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DGGV-E-Publikationen

Title: Thermo-compositional models of the West Gondwana cratons

Authors:
Nils-Peter Finger1,2, Mikhail K. Kaban1,3, Magdala Tesauro4,5, Walter D. Mooney6, Maik Thomas1,2

Institutions:
1GFZ Potsdam, Germany; 2Free University Berlin, Germany; 3Schmidt Institute of Physics of the Earth, RAS, Moscow, Russia; 4University of Trieste, Trieste, Italy.; 5University of Utrecht, Utrecht, Netherlands; 6US Geological Survey, Menlo Park, USA.

Event: GeoKarlsruhe 2021

Date: 2021

DOI: 10.48380/dggv-cr8s-bc72

Summary:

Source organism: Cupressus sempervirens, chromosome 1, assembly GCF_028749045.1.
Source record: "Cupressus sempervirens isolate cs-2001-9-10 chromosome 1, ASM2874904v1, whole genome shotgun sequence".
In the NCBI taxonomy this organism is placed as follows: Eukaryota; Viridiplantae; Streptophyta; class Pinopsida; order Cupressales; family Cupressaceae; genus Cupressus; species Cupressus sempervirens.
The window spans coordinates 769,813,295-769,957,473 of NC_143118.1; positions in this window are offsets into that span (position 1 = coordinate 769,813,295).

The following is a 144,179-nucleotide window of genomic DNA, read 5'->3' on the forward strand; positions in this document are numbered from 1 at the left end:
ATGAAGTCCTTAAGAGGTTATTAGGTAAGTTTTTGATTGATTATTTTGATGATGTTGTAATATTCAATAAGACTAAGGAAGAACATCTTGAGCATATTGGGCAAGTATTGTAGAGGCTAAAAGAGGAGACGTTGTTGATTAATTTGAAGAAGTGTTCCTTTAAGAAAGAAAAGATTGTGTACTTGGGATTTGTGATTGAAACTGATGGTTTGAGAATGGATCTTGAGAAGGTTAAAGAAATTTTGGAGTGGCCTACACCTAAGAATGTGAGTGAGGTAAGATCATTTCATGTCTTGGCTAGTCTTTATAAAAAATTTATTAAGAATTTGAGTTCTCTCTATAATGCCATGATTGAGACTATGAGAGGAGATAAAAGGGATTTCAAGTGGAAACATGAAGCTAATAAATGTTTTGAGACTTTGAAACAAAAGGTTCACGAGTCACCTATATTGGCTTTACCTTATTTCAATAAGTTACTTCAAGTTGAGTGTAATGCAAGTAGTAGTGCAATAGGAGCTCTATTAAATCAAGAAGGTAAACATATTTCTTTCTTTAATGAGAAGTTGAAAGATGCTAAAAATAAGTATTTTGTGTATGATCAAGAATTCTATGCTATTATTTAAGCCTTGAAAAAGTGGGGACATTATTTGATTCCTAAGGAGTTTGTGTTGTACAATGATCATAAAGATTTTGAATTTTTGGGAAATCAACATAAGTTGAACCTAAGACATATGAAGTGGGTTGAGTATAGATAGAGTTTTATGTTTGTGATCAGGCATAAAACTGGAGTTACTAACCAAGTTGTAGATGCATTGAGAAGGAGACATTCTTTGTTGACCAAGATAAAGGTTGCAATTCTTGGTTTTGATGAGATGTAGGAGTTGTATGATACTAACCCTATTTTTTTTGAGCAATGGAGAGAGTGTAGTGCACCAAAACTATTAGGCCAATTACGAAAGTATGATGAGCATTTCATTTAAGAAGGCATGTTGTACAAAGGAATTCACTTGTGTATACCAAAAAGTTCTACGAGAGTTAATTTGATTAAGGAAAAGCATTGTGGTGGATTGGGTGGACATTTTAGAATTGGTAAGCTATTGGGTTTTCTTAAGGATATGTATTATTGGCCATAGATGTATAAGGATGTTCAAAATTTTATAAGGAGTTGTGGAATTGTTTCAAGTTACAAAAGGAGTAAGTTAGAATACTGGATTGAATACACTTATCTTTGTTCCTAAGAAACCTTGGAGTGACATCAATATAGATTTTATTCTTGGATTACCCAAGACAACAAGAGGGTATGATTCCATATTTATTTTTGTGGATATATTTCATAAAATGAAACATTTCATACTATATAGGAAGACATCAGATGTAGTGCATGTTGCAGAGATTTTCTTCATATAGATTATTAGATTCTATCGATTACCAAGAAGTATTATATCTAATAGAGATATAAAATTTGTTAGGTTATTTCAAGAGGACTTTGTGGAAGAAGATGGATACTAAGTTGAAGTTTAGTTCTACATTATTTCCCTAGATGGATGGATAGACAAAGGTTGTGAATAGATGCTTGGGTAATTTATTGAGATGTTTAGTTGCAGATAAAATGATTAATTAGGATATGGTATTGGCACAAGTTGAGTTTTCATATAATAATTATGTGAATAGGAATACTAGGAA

When Western Gondwana broke apart into the South American and African continents ⁓ 120 Ma ago, some of its cratons were broken apart as well. Following the isopycnic hypothesis, their long-term stability and often neutral to positive buoyancy can be explained by the counteracting effects of cooling (density increase) and iron depletion (density decrease). To separate these effects, we created the presented models following an iterative integrated approach using mainly seismic and gravity data. In the first step, seismic models of Depth to the Moho were created to allow correction of the gravity field and calculation of the residual topography. Second, based on mineral physics and S-wave tomography, we assessed temperature variations in the uppermost mantle and subtracted their effects from both residual gravity and topography. Afterwards, a joint inversion enables determination of potential compositional variations. Adapting the initially juvenile mantle composition leads to a change of thermal effects, thus the process was repeated iteratively until convergence. In result, we obtained self-consistent models of temperature, thermal and compositional density variations, and #Mg, a measure of iron depletion. Our results show deep depleted cratonic roots under the Amazonas, São Francisco, Paranapanema (South America), West African, Northern to Central Congo and Zimbabwe Cratons (Africa). Depletion appears to be mostly absent in the Rio de la Plata Craton of South America and its proposed African counterpart, the Southern Congo Craton as well as the Kaapvaal Craton below 100 km depth and the Tanzania and Uganda Cratons.



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